A 48-year-old woman (weight: 108 kg, height-170 cm) was scheduled for a laparoscopic cholecystectomy because of cholelithiasis. At the preoperative assessment she reported postoperative apnoea following a Caldwell-Luc procedure at the ENT-OR in 1981. A prolonged effect of succinylcholine had been confirmed by a dibucaine number of 10, written on a crumpled warning card. The patient herself was absolutely clear about the condition of her butyrylcholinesterase deficiency. Her medical history showed an appendectomy, hypertension, and a trigeminal neuralgia due to repetitive sinus infections. Current medication was amitriptyline, gabapentin, diclofenac, omeprazole, metoprolol, and acetaminophen combined with codeine.

Induction of anaesthesia was carried out with fentanyl and propofol. To facilitate tracheal intubation 100 mg succinylcholine (0.9 mg/kg) had been administered unintentionally. Maintenance was performed with intermittent dosages of fentanyl, morphine and a continuous infusion of propofol. The surgical procedure lasted 90 minutes and was done uneventfully.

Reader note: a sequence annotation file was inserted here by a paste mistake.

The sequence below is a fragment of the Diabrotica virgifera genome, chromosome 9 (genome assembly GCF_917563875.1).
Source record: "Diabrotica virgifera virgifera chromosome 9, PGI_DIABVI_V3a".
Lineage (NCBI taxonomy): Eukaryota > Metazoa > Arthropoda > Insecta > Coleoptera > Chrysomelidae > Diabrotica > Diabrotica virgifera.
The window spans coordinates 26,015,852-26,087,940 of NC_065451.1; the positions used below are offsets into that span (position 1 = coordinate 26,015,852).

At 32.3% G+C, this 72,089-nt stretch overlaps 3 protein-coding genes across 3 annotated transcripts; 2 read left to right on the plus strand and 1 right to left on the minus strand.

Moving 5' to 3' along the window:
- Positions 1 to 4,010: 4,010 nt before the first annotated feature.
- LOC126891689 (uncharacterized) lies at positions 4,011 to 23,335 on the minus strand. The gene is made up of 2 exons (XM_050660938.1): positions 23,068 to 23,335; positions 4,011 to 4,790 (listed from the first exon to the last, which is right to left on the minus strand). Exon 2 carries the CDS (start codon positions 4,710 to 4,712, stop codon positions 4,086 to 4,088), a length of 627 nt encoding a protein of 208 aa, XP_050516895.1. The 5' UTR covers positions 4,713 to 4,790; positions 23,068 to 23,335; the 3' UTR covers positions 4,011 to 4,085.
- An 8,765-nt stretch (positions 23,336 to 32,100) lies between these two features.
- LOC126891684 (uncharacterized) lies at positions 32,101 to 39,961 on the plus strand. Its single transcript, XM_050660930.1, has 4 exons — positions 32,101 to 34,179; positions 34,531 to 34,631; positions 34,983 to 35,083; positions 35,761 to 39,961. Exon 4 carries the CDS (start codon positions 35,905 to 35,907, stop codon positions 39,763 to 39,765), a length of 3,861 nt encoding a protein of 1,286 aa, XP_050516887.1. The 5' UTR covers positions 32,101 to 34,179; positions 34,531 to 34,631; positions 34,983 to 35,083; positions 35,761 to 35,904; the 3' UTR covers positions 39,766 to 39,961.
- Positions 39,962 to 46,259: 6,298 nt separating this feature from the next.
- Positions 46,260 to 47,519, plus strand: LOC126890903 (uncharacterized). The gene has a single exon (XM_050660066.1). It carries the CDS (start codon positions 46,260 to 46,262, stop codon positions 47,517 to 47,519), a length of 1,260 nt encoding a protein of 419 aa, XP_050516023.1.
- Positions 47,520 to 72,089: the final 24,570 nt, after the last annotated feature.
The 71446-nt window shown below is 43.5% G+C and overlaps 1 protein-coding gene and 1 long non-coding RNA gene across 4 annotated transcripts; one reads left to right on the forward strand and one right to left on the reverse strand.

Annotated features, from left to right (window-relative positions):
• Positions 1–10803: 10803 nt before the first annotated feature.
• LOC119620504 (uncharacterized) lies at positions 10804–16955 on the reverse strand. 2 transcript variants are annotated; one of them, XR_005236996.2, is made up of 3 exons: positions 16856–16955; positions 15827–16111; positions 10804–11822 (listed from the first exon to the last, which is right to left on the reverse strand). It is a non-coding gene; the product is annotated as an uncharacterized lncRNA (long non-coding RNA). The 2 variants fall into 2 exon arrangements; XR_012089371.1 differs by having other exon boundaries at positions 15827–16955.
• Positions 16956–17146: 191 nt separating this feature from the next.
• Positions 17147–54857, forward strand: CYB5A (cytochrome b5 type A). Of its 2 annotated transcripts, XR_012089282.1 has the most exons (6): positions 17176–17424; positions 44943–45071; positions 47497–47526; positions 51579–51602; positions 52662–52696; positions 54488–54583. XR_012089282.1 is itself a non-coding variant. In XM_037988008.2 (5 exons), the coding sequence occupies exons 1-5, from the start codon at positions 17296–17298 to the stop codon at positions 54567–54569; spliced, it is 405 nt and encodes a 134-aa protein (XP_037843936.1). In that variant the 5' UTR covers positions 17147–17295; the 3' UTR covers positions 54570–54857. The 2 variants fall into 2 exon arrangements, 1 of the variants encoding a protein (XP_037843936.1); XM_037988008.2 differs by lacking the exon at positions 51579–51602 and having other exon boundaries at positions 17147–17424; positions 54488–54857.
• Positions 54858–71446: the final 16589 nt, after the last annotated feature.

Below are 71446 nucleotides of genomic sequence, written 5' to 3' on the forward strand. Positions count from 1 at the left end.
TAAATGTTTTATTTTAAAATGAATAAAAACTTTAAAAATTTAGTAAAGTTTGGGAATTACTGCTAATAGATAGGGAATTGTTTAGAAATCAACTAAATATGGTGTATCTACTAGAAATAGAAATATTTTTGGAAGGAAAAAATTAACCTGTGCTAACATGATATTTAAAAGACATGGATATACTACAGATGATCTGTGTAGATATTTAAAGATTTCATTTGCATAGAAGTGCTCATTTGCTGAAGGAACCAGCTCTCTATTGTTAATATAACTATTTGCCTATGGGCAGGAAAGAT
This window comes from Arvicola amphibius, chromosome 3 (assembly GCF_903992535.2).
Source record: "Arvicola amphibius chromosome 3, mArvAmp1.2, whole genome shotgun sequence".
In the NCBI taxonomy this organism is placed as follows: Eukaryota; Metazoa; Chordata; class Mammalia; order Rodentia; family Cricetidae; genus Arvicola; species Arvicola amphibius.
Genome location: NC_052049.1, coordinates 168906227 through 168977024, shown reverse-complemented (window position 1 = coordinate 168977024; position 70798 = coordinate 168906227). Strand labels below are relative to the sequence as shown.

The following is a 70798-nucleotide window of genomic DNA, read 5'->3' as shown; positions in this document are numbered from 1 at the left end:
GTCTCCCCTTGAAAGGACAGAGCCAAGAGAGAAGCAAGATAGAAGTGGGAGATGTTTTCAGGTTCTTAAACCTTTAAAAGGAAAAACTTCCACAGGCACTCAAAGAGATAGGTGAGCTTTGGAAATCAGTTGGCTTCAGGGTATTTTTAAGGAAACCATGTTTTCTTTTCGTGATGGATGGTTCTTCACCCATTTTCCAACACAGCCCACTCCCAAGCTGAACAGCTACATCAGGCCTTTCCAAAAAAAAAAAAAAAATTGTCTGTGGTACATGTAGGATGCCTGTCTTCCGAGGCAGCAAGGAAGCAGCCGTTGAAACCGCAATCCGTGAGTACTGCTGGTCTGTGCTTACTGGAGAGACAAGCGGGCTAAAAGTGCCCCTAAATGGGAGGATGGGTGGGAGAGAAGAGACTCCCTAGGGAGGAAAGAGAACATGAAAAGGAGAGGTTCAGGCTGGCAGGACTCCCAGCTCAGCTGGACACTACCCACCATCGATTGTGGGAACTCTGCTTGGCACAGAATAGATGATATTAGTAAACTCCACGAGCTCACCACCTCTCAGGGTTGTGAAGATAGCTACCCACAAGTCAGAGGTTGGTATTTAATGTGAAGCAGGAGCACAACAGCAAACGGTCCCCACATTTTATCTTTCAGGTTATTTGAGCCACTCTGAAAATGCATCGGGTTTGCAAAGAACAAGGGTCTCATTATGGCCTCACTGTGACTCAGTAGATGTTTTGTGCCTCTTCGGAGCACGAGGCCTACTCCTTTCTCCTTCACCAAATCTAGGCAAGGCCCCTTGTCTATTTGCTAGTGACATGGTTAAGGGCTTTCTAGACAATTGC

Monitoring of neuromuscular function was started using acceleromyography (TOF-Watch SX), by performing intermittently a “train-of-four”. Determination of the supramaximal stimulus could not be performed, as deep neuromuscular blockade was already induced. Anaesthesia, using propofol continuously in combination with intermittent doses of morphine, and neuromuscular monitoring were continued until recovery of the TOF-ratio above 90%; at this value it was assumed that the patient could breathe without help. Recovery of neuromuscular function took more than seven hours. The first twitch was seen 87 minutes after the administration of succinylcholine. The course was uneventful although the patient was emotional and anxious postoperatively we were able to regain her trust after several talks.

After informing this adverse event to the patient and her partner, she gave permission to take blood samples for quantitative and qualitative analysis and for molecular genetic investigation.

The plasma concentration of cholinesterase was 2520 U/l (ref: 4800–12000 U/l) and the dibucaine number was 8. These results are indicative for a homozygous atypical variant. Because of the very long clinical duration of action we did not limit molecular genetic investigations to known BCHE variants but decided to sequence both strands of the complete BCHE coding sequence. This identified a homozygous A- as well as a homozygous K-variant. The A-variant (209A > T, leading to Asp70Val) is most causative for the clinical feature and the K-variant (1615G > A, leading to Ala539Thr) contributed to the markedly prolonged muscle relaxation and the dibucaine number of 8. The clinical significance of the K-variant as a single mutation has been described by Gätke et al. [3].